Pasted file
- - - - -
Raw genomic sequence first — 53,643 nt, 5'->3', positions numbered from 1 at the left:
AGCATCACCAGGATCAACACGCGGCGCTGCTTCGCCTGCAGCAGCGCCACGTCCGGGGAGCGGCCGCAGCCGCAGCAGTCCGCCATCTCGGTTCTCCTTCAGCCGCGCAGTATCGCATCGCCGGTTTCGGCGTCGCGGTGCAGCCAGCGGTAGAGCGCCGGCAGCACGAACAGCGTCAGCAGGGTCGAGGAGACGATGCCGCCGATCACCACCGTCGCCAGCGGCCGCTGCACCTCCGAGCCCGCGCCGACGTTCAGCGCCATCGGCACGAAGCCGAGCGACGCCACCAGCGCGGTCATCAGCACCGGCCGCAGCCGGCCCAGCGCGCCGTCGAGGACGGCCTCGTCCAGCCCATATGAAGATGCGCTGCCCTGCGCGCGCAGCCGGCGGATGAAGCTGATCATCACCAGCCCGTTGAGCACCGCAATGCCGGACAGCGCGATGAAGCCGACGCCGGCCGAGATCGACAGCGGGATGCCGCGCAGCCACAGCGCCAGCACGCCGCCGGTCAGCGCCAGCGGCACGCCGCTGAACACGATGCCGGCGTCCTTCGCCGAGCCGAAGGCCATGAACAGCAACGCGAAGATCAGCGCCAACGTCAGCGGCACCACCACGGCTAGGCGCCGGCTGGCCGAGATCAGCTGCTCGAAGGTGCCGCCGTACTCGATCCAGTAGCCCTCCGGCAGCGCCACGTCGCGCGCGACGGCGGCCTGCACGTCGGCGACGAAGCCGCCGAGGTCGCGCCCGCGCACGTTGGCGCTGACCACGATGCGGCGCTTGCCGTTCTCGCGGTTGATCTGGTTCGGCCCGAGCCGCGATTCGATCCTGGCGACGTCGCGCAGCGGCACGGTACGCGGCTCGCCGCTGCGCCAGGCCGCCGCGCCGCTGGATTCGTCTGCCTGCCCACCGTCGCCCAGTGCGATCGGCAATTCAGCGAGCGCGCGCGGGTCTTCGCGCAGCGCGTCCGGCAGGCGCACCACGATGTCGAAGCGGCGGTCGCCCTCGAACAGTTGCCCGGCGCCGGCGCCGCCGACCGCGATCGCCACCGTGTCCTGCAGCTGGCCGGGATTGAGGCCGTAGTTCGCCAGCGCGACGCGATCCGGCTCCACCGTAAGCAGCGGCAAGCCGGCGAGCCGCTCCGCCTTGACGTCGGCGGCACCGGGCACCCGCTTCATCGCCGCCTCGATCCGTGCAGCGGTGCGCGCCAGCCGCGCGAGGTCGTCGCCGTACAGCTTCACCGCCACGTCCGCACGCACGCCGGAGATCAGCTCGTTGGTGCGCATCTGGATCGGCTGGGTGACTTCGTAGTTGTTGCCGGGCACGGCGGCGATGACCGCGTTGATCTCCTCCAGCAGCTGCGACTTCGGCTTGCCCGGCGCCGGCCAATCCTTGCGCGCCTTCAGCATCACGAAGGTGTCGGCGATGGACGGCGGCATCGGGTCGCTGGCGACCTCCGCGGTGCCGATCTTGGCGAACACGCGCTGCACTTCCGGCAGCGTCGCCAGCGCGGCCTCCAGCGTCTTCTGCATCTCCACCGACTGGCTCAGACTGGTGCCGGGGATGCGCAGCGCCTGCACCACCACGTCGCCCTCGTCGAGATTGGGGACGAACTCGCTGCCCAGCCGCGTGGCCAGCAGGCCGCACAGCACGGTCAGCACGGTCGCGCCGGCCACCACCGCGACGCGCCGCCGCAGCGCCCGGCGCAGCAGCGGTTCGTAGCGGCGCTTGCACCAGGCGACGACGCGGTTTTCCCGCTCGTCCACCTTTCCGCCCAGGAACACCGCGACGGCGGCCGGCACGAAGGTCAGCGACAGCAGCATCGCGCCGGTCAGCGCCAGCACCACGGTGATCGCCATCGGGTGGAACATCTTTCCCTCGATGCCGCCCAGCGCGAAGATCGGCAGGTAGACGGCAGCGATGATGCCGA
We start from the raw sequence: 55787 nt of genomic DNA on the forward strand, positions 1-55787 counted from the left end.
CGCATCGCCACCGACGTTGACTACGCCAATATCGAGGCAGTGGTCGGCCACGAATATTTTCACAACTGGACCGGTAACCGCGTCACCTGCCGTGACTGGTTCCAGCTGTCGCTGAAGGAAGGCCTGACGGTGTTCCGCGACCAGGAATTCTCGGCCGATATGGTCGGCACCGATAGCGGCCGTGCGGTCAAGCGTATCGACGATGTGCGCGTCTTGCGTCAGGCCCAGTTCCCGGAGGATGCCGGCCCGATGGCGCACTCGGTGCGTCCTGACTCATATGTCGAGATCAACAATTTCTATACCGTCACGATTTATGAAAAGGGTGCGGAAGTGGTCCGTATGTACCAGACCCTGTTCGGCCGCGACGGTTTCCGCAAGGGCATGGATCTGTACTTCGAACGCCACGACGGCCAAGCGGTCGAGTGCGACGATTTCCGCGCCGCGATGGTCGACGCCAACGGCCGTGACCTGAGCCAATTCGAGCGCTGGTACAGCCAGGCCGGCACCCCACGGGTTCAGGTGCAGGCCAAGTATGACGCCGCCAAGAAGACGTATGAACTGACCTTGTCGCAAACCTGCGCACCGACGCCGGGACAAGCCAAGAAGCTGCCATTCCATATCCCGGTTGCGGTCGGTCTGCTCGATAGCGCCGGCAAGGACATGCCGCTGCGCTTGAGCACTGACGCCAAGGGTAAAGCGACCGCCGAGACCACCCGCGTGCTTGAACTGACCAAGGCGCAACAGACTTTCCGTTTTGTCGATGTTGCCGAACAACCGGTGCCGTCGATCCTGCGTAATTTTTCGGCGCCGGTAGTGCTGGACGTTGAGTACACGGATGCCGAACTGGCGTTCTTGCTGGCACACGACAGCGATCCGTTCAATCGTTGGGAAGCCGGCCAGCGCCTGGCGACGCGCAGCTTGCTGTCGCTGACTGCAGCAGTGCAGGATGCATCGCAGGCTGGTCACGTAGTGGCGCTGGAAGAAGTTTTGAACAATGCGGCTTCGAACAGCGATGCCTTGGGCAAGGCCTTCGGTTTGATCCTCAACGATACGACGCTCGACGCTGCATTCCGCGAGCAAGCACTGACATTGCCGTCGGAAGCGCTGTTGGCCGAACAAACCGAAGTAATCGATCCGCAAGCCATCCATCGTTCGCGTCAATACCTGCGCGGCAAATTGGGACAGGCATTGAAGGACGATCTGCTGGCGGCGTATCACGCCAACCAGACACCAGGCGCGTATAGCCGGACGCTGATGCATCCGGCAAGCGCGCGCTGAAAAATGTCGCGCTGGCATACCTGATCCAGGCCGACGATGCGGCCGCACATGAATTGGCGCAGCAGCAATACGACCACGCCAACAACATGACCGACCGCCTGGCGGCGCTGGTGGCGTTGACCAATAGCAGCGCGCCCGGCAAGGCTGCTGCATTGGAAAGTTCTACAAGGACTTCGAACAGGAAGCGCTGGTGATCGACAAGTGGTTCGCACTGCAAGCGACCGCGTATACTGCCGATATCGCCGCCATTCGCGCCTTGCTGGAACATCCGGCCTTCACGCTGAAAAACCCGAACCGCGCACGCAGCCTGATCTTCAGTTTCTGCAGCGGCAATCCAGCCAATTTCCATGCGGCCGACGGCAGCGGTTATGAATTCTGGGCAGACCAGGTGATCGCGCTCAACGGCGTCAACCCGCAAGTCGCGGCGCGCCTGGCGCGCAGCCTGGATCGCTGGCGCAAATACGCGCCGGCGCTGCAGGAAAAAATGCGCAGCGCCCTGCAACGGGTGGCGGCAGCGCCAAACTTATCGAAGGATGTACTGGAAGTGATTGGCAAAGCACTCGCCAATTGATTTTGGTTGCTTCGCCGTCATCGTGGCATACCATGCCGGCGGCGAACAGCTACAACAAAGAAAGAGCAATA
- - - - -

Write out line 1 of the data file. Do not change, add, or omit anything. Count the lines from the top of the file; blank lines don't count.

Raw genomic sequence first — 53,643 nt, 5'->3', positions numbered from 1 at the left: